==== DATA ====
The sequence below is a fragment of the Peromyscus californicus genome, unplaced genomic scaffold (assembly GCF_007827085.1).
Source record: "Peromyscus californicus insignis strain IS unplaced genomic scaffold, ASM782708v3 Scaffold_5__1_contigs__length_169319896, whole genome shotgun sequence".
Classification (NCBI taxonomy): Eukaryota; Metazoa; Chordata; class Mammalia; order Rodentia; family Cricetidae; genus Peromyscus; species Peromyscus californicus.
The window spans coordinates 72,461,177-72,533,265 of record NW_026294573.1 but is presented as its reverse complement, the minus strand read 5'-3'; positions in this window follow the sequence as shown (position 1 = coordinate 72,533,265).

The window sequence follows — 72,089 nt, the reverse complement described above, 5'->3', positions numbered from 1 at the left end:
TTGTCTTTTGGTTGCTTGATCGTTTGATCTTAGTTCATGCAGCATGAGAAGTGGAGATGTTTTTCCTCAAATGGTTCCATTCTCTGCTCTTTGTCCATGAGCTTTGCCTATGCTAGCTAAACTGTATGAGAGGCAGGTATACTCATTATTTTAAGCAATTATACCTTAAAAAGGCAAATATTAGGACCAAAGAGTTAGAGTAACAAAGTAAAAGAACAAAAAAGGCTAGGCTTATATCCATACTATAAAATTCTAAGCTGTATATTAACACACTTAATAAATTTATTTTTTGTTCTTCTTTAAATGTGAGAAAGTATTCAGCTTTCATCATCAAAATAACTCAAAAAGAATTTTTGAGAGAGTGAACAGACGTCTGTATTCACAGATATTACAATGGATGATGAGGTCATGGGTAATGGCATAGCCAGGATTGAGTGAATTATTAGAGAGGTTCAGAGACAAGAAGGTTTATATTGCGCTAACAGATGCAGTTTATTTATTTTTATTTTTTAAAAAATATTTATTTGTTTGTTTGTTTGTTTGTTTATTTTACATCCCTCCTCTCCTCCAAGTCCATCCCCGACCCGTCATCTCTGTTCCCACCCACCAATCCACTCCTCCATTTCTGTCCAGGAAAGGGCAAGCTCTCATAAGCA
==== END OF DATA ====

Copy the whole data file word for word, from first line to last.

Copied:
The sequence below is a fragment of the Peromyscus californicus genome, unplaced genomic scaffold (assembly GCF_007827085.1).
Source record: "Peromyscus californicus insignis strain IS unplaced genomic scaffold, ASM782708v3 Scaffold_5__1_contigs__length_169319896, whole genome shotgun sequence".
Classification (NCBI taxonomy): Eukaryota; Metazoa; Chordata; class Mammalia; order Rodentia; family Cricetidae; genus Peromyscus; species Peromyscus californicus.
The window spans coordinates 72,461,177-72,533,265 of record NW_026294573.1 but is presented as its reverse complement, the minus strand read 5'-3'; positions in this window follow the sequence as shown (position 1 = coordinate 72,533,265).

The window sequence follows — 72,089 nt, the reverse complement described above, 5'->3', positions numbered from 1 at the left end:
TTGTCTTTTGGTTGCTTGATCGTTTGATCTTAGTTCATGCAGCATGAGAAGTGGAGATGTTTTTCCTCAAATGGTTCCATTCTCTGCTCTTTGTCCATGAGCTTTGCCTATGCTAGCTAAACTGTATGAGAGGCAGGTATACTCATTATTTTAAGCAATTATACCTTAAAAAGGCAAATATTAGGACCAAAGAGTTAGAGTAACAAAGTAAAAGAACAAAAAAGGCTAGGCTTATATCCATACTATAAAATTCTAAGCTGTATATTAACACACTTAATAAATTTATTTTTTGTTCTTCTTTAAATGTGAGAAAGTATTCAGCTTTCATCATCAAAATAACTCAAAAAGAATTTTTGAGAGAGTGAACAGACGTCTGTATTCACAGATATTACAATGGATGATGAGGTCATGGGTAATGGCATAGCCAGGATTGAGTGAATTATTAGAGAGGTTCAGAGACAAGAAGGTTTATATTGCGCTAACAGATGCAGTTTATTTATTTTTATTTTTTAAAAAATATTTATTTGTTTGTTTGTTTGTTTGTTTATTTTACATCCCTCCTCTCCTCCAAGTCCATCCCCGACCCGTCATCTCTGTTCCCACCCACCAATCCACTCCTCCATTTCTGTCCAGGAAAGGGCAAGCTCTCATAAGCA